Tuesday 19th October 2021
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First drive: BMW M8 Competition Gran Coupe. Image by BMW.

First drive: BMW M8 Competition Gran Coupe
This 625hp 8 Series ought to have been so, so good. But it isnít quite operating at the highest level, for one painfully apparent reason.

 



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BMW M8 Competition Gran Coupe

3.5 3.5 3.5 3.5 3.5

The ultimate iteration of the BMW 8 Series Gran Coupe benefits from the same monster 4.4-litre biturbo V8 as its two-door high-performance siblings, but while it might look like a more elegant version of the M5 Competition on the face of it, and therefore worth serious consideration, there's a significant problem with the new M8 Competition Gran Coupe which precludes us from recommending it without hesitation.

Test Car Specifications

Model tested: BMW M8 Competition Gran Coupe
Pricing: 8 Series Gran Coupe range from £72,575, M8 Competition from £123,880, car as tested £141,065
Engine: 4.4-litre twin-turbo V8 petrol
Transmission: M xDrive all-wheel drive with M Active Differential rear, eight-speed M Steptronic automatic
Body style: four-door performance coupe-saloon
CO2 emissions: 255g/km (VED Band 226-255: £1,850 first 12 months, then £475 per annum years two-six of ownership, then £150 annually thereafter)
Combined economy: 25.4mpg
Top speed: 180mph (limited)
0-62mph: 3.2 seconds
Power: 625hp at 6,000rpm
Torque: 750Nm at 1,800-5,800rpm
Boot space: 440 litres

What's this?

Aah, what a lovely start to a BMW review in 2020 which doesn't have to begin by either tiptoeing around or dealing head-on with the thorny subject of 'contentious styling'. After the German company has subjected us to some real eye-horrors like this and this in recent months, the 8 Series - not something which blew us away the first time we saw press photos of it ahead of its launch in 2018, we must confess - has now become the marque's de facto poster pin-up. Short of any of the smaller BMW X SUVs, which aren't pretty but are at least unoffensive to behold, and maybe the 3 Series and 5 Series saloons, there's nothing aesthetically in the current Munich catalogue which can hold a candle to the Eight. With the Gran Coupe's wheelbase stretched by 201mm over an 8 Series Coupe's figure to more than three metres in total, and with the whole car bolstered by the usual M accoutrements of quad exhausts, huge alloys and restrained detailing, the M8 Gran Coupe is a stunning-looking thing.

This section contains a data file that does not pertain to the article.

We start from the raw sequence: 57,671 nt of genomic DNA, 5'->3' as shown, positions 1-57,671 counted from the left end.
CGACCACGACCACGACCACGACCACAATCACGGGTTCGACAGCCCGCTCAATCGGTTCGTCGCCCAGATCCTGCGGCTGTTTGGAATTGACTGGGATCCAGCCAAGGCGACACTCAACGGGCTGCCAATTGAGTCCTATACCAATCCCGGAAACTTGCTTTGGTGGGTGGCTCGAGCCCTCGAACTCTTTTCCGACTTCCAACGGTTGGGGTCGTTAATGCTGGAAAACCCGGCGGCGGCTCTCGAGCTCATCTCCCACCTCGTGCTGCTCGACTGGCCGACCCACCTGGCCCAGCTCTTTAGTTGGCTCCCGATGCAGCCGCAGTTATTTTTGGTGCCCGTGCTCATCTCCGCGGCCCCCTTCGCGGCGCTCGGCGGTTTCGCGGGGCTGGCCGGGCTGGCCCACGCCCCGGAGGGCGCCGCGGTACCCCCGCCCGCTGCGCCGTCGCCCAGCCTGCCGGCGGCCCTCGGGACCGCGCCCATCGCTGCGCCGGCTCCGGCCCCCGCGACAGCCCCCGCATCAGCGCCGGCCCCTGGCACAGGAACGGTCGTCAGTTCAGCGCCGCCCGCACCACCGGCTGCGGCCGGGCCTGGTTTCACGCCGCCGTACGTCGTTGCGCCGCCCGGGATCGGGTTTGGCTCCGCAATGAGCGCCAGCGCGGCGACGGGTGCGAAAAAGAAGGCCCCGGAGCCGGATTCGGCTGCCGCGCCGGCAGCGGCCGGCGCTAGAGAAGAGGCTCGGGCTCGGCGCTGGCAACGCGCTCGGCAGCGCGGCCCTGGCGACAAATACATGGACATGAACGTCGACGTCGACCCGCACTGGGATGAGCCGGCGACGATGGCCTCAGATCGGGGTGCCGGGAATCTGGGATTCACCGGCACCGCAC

Same goes for the inside, where the generally superb 8 Series fascia is enlivened by M-specific displays and buttons, as well as those gorgeous front bucket seats. Shame there's the usual 'too big' steering wheel from M, its proportions too dominant in terms of both the circumference of the whole item and also in terms of the over-stuffed wadding used for the grip, and there will also be those who don't like the BMW digital instrument cluster - we get on OK with it but will admit it's not the clearest nor most intuitive TFT dial pack we've ever seen. Nevertheless, the M8 Gran Coupe has a cabin which, overall, is brilliant and it's a reasonably practical car, although its boot capacity is only ten litres greater than that of the M235i GC some considerable way down the BMW hierarchy.